3. These diseases and issues highlight the reason why we, as responsible chicken raisers, should be honest with those thinking about a small flock. The hard truth is that you should go into the journey prepared for reality. Chickens get sick, they die and sometimes they need to be culled. Should that deter anyone from the joy of raising chickens? I hope not! Consider that factory-raised birds have 2 years of poor conditions, while backyard birds usually have many great years and one bad day.

  4. I am a beginner in raising chickens. Seams like my chickens are always getting sick. From runs to swollen eyes fowl pox it’s something all the time. Sometimes I just want to give up.

    • I had a similar problem when I begun with chickens. From my experience, or to be precise, from my own failure the first winter, the best tip I can give you is give them all the food they want. At the beginning I was only spreading some food 3 times a day over the ground, and it was not enough. Then I learn it’s necessary to keep a bucket or a feeder always full, so they can eat as much as they want. It seems obvious once you have chickens, but I didn’t know when I started and they were sick and died because they just were starving all the time :(. I felt guilty afterwards, so since then I tried to give all the food they need, and many different “candies” very often. By candies I mean: old bread soaked in water, worms, fruits, cheese (the parts I wont eat because it’s a bit old or fell down to the kitchen floor), etc. Since I do it, I have them healthy and happy :). Also, keeping the coop’s floor clean (and dry) is very important too. Good luck! 🙂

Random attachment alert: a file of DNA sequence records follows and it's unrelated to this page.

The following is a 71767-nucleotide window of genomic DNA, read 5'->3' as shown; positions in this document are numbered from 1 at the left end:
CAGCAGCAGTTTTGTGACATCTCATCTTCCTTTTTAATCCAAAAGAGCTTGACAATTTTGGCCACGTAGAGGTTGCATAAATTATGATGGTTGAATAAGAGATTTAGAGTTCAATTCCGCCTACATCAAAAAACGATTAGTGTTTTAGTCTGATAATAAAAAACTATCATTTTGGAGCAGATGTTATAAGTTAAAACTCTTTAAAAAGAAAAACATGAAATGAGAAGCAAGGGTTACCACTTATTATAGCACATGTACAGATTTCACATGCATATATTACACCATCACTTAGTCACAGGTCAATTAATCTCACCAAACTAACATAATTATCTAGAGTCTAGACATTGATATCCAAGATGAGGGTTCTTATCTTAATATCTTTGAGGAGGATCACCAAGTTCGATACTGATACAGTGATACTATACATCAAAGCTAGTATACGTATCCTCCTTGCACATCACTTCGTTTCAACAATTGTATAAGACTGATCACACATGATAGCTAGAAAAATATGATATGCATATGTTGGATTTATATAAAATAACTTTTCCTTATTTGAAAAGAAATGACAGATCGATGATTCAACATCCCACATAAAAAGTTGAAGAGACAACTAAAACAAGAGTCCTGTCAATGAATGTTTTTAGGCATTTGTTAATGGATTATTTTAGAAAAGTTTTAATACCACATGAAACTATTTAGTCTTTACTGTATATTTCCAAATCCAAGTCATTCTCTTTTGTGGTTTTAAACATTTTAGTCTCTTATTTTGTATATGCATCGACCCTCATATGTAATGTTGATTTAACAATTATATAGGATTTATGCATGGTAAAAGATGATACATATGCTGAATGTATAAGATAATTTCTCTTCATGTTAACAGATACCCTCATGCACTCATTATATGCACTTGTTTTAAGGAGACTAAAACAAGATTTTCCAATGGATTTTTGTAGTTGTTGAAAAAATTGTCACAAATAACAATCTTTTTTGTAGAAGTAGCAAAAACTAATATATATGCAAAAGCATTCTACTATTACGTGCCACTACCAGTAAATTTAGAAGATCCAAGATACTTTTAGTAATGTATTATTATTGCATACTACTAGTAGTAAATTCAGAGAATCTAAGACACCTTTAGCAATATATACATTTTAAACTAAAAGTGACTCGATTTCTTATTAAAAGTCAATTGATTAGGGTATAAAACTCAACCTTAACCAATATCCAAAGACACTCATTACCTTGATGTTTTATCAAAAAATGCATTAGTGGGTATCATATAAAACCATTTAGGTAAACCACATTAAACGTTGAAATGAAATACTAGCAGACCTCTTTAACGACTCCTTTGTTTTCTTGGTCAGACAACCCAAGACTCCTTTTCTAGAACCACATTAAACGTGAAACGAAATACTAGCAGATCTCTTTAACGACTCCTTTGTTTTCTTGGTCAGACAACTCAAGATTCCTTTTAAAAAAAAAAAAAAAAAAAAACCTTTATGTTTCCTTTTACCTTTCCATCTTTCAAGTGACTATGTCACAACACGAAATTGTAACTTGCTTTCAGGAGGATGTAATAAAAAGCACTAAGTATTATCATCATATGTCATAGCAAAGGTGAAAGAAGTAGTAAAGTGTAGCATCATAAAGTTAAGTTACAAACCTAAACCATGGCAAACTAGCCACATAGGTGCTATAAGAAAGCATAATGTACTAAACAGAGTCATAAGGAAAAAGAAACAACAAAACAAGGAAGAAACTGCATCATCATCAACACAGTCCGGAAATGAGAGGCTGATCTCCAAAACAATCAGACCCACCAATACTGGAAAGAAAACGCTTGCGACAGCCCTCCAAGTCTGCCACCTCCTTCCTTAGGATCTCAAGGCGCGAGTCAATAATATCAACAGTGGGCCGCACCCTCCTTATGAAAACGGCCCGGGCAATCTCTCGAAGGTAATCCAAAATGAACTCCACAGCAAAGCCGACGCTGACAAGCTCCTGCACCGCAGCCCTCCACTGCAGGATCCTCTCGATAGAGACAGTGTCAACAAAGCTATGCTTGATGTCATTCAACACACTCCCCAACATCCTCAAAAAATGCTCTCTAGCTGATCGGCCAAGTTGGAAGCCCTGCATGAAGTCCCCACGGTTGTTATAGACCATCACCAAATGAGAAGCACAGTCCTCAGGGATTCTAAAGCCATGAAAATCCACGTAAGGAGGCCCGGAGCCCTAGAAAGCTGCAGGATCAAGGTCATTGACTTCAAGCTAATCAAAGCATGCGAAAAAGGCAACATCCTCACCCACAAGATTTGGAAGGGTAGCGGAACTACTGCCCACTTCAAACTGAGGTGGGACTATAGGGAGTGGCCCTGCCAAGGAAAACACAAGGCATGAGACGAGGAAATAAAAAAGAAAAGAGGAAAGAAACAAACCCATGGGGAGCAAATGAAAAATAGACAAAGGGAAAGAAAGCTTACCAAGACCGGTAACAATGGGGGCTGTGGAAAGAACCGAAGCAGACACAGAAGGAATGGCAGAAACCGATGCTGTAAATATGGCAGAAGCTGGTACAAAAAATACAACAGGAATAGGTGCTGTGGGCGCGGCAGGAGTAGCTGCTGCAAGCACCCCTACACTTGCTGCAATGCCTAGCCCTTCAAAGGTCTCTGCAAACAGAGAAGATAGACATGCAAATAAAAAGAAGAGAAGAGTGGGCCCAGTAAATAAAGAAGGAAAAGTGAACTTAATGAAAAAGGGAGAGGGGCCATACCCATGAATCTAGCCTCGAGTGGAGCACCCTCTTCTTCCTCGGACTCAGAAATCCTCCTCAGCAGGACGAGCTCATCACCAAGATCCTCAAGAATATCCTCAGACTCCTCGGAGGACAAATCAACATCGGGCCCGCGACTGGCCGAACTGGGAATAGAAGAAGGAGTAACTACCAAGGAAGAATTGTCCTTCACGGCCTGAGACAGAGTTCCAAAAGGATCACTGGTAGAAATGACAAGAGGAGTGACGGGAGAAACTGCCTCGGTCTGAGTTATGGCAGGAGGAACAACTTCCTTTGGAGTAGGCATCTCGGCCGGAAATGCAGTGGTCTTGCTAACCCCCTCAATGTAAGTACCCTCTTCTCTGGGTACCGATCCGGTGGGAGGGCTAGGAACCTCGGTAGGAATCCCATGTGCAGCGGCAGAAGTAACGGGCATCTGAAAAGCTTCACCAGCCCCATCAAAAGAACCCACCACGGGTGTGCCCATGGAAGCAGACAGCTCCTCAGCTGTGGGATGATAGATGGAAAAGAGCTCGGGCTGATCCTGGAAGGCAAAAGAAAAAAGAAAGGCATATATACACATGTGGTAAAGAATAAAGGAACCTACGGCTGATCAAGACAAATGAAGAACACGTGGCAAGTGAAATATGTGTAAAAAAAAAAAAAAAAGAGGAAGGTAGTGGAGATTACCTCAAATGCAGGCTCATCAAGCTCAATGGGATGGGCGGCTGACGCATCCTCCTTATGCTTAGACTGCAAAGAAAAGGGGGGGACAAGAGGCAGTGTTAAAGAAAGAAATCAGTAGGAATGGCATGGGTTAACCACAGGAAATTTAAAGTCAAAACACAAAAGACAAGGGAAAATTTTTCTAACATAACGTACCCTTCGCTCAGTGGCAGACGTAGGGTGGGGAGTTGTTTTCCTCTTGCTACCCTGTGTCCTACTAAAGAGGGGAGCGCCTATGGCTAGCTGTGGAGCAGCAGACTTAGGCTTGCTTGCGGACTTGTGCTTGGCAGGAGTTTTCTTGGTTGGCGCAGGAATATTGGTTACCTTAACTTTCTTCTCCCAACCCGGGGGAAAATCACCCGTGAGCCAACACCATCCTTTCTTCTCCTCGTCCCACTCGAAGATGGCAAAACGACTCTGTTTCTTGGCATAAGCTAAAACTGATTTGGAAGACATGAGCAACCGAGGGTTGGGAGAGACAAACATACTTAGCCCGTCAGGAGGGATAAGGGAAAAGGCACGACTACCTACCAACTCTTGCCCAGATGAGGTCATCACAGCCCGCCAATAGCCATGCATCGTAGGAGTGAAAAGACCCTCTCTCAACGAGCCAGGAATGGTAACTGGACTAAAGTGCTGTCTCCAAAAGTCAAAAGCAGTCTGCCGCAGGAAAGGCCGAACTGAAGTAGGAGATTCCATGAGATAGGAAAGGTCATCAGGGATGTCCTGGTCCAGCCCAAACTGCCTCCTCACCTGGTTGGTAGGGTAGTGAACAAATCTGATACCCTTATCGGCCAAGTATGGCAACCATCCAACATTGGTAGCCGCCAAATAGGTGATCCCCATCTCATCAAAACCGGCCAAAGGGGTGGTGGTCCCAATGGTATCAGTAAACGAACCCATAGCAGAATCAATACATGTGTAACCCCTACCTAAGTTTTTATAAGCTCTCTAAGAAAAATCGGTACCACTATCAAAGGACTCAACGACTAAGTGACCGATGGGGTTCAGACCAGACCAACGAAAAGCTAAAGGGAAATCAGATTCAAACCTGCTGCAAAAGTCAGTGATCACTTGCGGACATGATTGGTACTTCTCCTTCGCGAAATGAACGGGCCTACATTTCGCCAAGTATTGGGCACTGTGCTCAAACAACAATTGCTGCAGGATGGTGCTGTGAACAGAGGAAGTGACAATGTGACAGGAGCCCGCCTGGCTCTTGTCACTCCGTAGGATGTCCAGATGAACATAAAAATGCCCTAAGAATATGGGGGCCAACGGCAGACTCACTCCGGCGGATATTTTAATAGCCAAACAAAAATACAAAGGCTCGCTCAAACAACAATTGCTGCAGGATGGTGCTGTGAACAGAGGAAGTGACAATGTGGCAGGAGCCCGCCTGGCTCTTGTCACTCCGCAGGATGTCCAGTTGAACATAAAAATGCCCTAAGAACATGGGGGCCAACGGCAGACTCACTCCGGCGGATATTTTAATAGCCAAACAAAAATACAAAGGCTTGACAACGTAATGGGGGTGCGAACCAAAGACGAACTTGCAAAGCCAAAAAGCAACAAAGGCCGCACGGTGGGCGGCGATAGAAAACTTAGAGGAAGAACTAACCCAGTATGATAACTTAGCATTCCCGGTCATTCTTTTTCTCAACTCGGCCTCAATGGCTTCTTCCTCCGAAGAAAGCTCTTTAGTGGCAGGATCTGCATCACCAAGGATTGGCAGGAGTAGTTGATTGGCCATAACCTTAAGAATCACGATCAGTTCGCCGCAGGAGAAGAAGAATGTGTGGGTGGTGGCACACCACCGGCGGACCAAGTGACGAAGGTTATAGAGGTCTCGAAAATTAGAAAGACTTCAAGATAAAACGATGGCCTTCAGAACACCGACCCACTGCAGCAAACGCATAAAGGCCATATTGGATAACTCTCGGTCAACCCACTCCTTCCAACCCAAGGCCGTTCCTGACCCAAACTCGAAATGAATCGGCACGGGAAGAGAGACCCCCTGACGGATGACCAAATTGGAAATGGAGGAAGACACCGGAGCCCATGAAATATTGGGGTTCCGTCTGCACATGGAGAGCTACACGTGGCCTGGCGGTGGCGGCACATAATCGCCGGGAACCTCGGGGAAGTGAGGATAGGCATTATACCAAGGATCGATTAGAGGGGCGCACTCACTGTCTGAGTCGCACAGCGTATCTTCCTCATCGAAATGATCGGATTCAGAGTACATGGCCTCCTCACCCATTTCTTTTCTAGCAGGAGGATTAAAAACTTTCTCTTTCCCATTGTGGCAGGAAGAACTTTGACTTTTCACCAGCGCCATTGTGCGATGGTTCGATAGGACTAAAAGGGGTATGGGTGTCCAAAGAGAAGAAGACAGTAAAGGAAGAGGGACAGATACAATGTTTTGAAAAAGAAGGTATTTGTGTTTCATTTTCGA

5. I am currently providing comfort care for my sweet Buff Cochin – Hippie Chick- I spotted her not doing well – not active- hunched over- the other four bigger birds were treating her poorly – she has always been lowest on the pecking order – I tried the electrolytes- she ate a little and drank a liitle yesterday – today she is not active and laying down. I have her in a bin in the tub with hourly visits offering food and water – she is just too weak- I know it won’t be long until she passes- I am just sad to lose this sweet hen- she always was the last to go in the coop at night – it was always like she was just waiting for me to come say good night before I closed the coop. 😪

  6. I have a pullet..has started laying but now stopped….very quiet,just sitting around…her comb is nearly a yellow colour……not respitory…egg bound prolapse…can anyone help please with suggestions….Thankyou.
    Cheers Denise Tippett.